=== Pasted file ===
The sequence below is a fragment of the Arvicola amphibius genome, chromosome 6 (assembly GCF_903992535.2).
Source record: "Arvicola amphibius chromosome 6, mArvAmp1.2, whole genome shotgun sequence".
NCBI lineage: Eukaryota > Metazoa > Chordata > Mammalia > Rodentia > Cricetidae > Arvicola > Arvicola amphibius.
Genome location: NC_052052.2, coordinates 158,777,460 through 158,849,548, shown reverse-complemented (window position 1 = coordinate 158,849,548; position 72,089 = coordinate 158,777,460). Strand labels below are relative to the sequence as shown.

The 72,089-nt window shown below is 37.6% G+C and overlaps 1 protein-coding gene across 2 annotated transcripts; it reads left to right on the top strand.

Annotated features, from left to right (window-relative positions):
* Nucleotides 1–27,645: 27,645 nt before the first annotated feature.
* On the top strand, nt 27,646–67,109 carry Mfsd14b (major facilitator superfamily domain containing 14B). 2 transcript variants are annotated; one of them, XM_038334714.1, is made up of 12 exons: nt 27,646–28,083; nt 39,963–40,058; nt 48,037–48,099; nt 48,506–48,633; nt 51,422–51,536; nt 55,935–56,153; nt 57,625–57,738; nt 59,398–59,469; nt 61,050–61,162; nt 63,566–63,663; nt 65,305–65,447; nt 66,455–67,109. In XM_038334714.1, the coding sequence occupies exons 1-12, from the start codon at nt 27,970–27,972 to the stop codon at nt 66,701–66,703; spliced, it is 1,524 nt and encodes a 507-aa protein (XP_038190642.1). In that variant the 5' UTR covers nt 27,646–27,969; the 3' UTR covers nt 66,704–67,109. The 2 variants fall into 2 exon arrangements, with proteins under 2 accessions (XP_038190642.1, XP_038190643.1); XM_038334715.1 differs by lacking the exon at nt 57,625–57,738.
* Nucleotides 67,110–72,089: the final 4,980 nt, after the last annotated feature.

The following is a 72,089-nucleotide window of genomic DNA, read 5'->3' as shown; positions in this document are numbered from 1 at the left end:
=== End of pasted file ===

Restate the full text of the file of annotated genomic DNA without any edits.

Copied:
The sequence below is a fragment of the Arvicola amphibius genome, chromosome 6 (assembly GCF_903992535.2).
Source record: "Arvicola amphibius chromosome 6, mArvAmp1.2, whole genome shotgun sequence".
NCBI lineage: Eukaryota > Metazoa > Chordata > Mammalia > Rodentia > Cricetidae > Arvicola > Arvicola amphibius.
Genome location: NC_052052.2, coordinates 158,777,460 through 158,849,548, shown reverse-complemented (window position 1 = coordinate 158,849,548; position 72,089 = coordinate 158,777,460). Strand labels below are relative to the sequence as shown.

The 72,089-nt window shown below is 37.6% G+C and overlaps 1 protein-coding gene across 2 annotated transcripts; it reads left to right on the top strand.

Annotated features, from left to right (window-relative positions):
* Nucleotides 1–27,645: 27,645 nt before the first annotated feature.
* On the top strand, nt 27,646–67,109 carry Mfsd14b (major facilitator superfamily domain containing 14B). 2 transcript variants are annotated; one of them, XM_038334714.1, is made up of 12 exons: nt 27,646–28,083; nt 39,963–40,058; nt 48,037–48,099; nt 48,506–48,633; nt 51,422–51,536; nt 55,935–56,153; nt 57,625–57,738; nt 59,398–59,469; nt 61,050–61,162; nt 63,566–63,663; nt 65,305–65,447; nt 66,455–67,109. In XM_038334714.1, the coding sequence occupies exons 1-12, from the start codon at nt 27,970–27,972 to the stop codon at nt 66,701–66,703; spliced, it is 1,524 nt and encodes a 507-aa protein (XP_038190642.1). In that variant the 5' UTR covers nt 27,646–27,969; the 3' UTR covers nt 66,704–67,109. The 2 variants fall into 2 exon arrangements, with proteins under 2 accessions (XP_038190642.1, XP_038190643.1); XM_038334715.1 differs by lacking the exon at nt 57,625–57,738.
* Nucleotides 67,110–72,089: the final 4,980 nt, after the last annotated feature.

The following is a 72,089-nucleotide window of genomic DNA, read 5'->3' as shown; positions in this document are numbered from 1 at the left end: